Showing posts from June, 2005

Bad taste is not morally neutral

A colleague of mine here in Waiapu recently sent this out in his mailing. I think it is a really interesting. It captures some of my frustration with what is offered young people. Not so much bad taste, but shallow. Anyway give it a read, and let me know what you think. Bad taste is not morally neutral In a conversation about liturgy, Australian Cistercian monk Michael Casey made reference to the 1960s writing of Richard Egecenter, The Desecration of Christ, that "bad taste is not morally neutral". This was music to my ears, and I have now tracked down a copy of the book. Egecenter's assertion reminded me of early twentieth-century wood engraver Eric Gill's "bad taste is the worst heresy". Fr Michael's point was that if good liturgy forms the people of God, it follows that bad liturgy - including rubbish music - de forms.  And deforming the faith community cannot be considered morally neutral. Some hard things have been said and written about chur

Musical Theology

One of the interesting things about the Methodists is that their theology is in their music. Not many would know what John Wesley thought, but Charles Wesley's theology is in his hymns, which are still sung every Sunday, and which still shape the ordinary Methodist's theology today. If you want to know what Methodist theology is, then sing Charles's hymns, and you will soon have it. And that theology had a depth to it that much music today just doesn't have. And it has shaped peoples faith far more than the preachers could ever hope to because people saung those words over and over again. It was and active type of learning, not passive which listening to a preacher is. And when people needed guidance or comforting, or a wise word, it was Charles's hymns they remembered, not the great sermons of John or any other great methodist preacher. The same is true today. Only we don't take the care that John and Charles took to craft good theology in our music. Instead w


I have been reading John Drane’s the McDonaldization of the Church. While discussing the impact of drama in worship, he quotes Albert Mehrabian’s research on where the impact comes from in a message. 7% comes from the words, 38% from vocal symbols (tone of voice, pace, pause, pitch, tune etc…) and 55% from non verbal signals – body language. He likens this to the ancient Chinese proverb of “I hear, I forget; I see, I remember; I do, I understand.” I think this has some profoundly important things to say about the role music plays in developing peoples theology in much of what is offered in teaching and worship today. In the current sing and listen worship style done by Pentecostals, and offered to young people “because that is what they want”, the assumption is that the preached word is where they learn. I think this is way off the mark. Most people’s theology is being formed by the music sung, especially since it is usually the same songs sung week after week, event after event. Is th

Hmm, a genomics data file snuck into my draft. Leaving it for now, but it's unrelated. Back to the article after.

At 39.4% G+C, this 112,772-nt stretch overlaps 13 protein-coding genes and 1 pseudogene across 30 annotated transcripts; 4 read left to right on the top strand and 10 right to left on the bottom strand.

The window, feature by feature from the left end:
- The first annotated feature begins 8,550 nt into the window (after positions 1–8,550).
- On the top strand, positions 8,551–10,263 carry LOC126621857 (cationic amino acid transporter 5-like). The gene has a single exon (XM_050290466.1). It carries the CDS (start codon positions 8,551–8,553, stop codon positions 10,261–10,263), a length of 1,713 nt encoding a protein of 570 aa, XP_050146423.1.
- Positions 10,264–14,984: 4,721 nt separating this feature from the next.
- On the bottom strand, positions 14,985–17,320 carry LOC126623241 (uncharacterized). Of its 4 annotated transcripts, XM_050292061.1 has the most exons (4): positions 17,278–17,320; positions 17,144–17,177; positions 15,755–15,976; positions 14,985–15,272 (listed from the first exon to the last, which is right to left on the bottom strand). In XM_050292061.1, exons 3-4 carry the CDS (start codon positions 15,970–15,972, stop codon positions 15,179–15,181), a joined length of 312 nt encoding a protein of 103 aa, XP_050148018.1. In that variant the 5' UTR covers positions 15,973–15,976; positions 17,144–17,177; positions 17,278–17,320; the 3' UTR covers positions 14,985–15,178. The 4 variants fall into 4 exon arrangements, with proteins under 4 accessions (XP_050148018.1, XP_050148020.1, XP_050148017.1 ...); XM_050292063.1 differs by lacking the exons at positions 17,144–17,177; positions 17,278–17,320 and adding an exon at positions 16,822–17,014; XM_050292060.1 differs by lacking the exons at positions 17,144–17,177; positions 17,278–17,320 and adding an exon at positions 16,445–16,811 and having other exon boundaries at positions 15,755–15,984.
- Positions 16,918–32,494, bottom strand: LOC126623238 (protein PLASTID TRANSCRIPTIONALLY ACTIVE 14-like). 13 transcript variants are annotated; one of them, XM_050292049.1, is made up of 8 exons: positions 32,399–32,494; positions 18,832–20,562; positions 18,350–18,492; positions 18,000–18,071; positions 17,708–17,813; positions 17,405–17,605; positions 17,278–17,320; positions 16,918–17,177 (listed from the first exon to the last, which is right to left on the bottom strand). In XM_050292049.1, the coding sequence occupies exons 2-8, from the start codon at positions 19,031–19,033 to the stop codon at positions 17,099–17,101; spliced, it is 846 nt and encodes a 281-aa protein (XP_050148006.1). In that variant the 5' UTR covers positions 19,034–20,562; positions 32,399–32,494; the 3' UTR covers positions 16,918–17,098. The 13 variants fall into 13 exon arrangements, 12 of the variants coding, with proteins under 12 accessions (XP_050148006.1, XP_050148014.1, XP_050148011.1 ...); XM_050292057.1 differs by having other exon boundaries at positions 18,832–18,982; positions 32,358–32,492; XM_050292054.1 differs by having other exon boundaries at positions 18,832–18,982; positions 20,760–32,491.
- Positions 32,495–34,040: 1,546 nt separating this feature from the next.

Raising the Drinking Age?

There is a big push for the drinking age to be raised. Various organisations tell us the majority of NZ’ers support this move. And I guess anyone who works for or with young people, especially if they are church based would be expected to agree with this too. Surprisingly then, I do not support the raising of the minimum drinking age to 20. Why? Because I do not see how it will do anything to address the issues it purports to solve. It will simply punish 18 + 19 year olds, who have not been a problem, as far as I have read. The issue seems to be an increase in alcohol use and misuse among the younger adolescent age group. And this is a concern. But instead of jumping on to simple answers, we do need to ask why young people are binge drinking? What is it about adult society and being adult that they are imitating? This is a hard question that most adults are simply not willing to ask, and so we go for the soft option. Matt Robson’s Bill does address this issue insofar as it offer

It has been a very busy month

It has been a month since I blogged, again! Partly I have been too busy, and partly I have this notion in my head that I need to have fully developed arguments before I stick stuff up. I need to get into the rhythm of developing stuff as I go. In that month I have been to the Praxis conference on Alternative Futures in Wellington, tagged with a PADYS meeting. These get better and better, and show how important relationships are. It was great doing some serious input stuff for the first day, which was added to by one of the Youth Staff who showed us some stuff he has been working on on how to reach the under 35’s. Stimulating, thought provoking stuff. I really enjoyed it. It also showed up how inadequate my current budget is for running these meetings! I have just been to Nelson for four days. Partly meeting. Partly offering training. Steve Taylor was also there, doing a session on Film and Gospel, and DJ’ing culture and gospel. I had heard it all before, but it was great to hear it